How loud and annoyed Stephen A. Smith was when Mike Mayock landed the Oakland Raiders General Manager gig. Lambasting the Raiders, Smith boisterously denounced the hire and said he should be given the job due to being a TV guy himself and having zero experience running NFL team operations, like Mayock.
Smith was one of many naysayers in the media — myself included.
In fact, the only group that had a differing opinion were the cats Mayock worked with at NFL Network. So it’s no surprise Mayock, a very loquacious type during draft coverage is now on radio silence. He rarely gives interviews and his most extensive one to date was with NFL Network cohort and friend Rich Eisen.
Plenty of jokes abound about the Raiders’ “TV” guys Mayock and head coach Jon Gruden. But what they’re showing is how drafting players, and then coaching and developing them, is critical to an NFL team’s success. It’s a trait that eludes many teams in the league, including the Raiders for decades.
Just look at the previous man who held the GM title in Oakland — Reggie McKenzie. He took player’s based on the coaching staff’s preference and said coaches couldn’t develop said prospects. Of course, it doesn’t help when the draftees are always on the mend in the training room.
Yet, when in Gruden’s lone year with RM as GM, McKenzie noted how refreshing it was to have a coaching staff know exactly what they want and communicate that to the personnel man.
That dynamic exponentially grew with Gruden landing his handpicked general manager in Mayock.
I’ll be straight up: In my mind, this was Gruden’s ship all the way. Mayock was nothing more than GM in title and simply a draft film junkie who would tell Gruden A to Z on a prospect but the head coach would be the final decision in that room in Alameda.
This is my way of saying — I was completely wrong.
Gruden still likely has final say but boy, does Mayock have some sway. You must have heard by now Mayock saying he told Gruden way early the Raiders were going to take oft-used Alabama running back Josh Jacobs in the first round.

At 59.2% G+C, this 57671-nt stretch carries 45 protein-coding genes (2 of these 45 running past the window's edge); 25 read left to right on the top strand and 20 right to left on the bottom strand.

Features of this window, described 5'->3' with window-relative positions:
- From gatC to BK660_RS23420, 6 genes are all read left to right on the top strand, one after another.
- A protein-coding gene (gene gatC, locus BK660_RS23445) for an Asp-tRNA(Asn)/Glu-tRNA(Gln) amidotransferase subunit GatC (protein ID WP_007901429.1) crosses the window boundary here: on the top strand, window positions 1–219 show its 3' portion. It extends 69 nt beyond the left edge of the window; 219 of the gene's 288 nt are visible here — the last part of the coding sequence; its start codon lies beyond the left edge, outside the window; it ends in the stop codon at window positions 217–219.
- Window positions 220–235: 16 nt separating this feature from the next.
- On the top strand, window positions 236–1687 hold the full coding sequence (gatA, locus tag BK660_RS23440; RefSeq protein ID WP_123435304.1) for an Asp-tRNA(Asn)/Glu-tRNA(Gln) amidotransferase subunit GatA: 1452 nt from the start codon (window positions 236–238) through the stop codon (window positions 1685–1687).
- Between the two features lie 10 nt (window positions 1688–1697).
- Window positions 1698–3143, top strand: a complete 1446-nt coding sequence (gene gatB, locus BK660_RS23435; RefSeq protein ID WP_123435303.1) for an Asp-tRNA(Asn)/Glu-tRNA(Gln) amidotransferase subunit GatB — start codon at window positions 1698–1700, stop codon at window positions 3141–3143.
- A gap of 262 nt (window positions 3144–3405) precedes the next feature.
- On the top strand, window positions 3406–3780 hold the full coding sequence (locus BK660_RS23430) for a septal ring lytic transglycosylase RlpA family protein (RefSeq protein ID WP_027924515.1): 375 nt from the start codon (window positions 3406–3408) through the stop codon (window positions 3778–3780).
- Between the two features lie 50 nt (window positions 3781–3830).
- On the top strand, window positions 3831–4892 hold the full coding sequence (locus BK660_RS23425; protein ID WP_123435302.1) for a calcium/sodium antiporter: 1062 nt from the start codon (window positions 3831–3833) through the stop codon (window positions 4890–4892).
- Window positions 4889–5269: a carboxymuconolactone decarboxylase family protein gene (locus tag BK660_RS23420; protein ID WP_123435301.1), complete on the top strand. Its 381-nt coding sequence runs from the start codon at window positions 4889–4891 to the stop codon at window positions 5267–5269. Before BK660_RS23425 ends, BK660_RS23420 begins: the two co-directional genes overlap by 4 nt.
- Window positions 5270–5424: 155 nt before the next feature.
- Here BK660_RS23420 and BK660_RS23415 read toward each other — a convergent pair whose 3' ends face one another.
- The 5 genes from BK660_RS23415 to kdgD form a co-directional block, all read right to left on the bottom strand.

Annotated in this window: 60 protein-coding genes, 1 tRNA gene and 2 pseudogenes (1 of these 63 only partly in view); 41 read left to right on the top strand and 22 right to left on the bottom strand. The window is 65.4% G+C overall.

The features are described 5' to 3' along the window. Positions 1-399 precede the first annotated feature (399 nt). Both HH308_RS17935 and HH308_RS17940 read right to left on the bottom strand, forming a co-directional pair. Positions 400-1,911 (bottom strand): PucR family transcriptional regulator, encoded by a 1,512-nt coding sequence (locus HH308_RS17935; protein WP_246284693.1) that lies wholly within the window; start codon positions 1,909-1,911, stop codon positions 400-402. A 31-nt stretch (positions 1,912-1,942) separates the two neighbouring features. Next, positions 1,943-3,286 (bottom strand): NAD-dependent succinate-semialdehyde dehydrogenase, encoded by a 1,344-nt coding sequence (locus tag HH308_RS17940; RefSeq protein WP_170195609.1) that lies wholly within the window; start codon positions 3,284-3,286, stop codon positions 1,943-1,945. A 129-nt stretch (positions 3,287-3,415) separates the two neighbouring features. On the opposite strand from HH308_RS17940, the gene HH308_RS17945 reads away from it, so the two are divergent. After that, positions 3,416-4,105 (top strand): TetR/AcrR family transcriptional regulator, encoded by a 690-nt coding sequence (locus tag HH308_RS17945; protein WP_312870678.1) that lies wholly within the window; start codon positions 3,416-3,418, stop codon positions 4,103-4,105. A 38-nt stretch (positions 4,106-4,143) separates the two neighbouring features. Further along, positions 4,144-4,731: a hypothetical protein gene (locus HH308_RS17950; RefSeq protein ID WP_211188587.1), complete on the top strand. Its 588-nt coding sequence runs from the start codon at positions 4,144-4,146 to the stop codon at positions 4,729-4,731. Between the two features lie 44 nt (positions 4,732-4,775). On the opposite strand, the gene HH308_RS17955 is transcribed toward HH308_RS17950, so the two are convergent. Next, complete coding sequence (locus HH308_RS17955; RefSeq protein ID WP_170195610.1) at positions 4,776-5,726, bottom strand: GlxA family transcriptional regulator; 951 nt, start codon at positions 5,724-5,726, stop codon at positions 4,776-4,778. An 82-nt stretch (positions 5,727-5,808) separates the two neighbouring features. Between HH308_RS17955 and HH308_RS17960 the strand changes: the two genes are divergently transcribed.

“He’s doing all the interviews, taking all the credit for Jacobs,” Gruden joked during Wednesday’s post-practice press conference. “He can have all the credit, but Jacobs wouldn’t be here if we didn’t have the picks.”
(That last line, by the way, was a dig at the trade the NFL world claimed the Chicago Bears “undoubtedly” won.)
Mayock and Gruden have a crystal clear checklist of ideal Raiders and the team is not only adding to the organization, but the staff has done an incredible job of teaching and imparting knowledge that allows them to assimilate.
I dubbed the Mayock-Gruden pairing affectionately as the TV Twins. I say affectionately because it’s working out. If the relationship had gone the other way, the moniker would be a mocking one. But the two have weathered some tumultuous early shenanigans (that would be Antonio Brown) and an absolutely brutal 2019 schedule (the Raiders had to make concessions as part of getting the palace in the desert that is the brand-spanking new stadium in Las Vegas, but damn!).
In between all that malarkey, noted film junkies Gruden and Mayock — including scouts and staff — put in absurd hours to meticulously navigate the draft and free agency (both prior to the 2019 campaign and during it).
The Raiders draft class is exceptionally good and is spearheaded by impressive Jacobs, defensive end Maxx Crosby. And contributing while free agent adds (Trent Brown and Richie Incognito, namely) have helped accelerate the team cohesion.
What Gruden and Mayock have been able to do thus far has blown my expectations away. There’s always caution in cases like this. Both head coach and GM must continue this stupendous trend. This can’t be a flash-in-the-pan draft and free agency period.
The bar has been raised but the team must continue to leap and reset it to an even higher plain.
However, the early returns are so favorable, things should only improve when the Raiders embark on the Las Vegas chapter of their storied existence.
When I’m wrong, I’m more than happy to eat crow. I can most definitely tell you it tastes like chicken.
Follow Ray Aspuria on Twitter @jackasspuria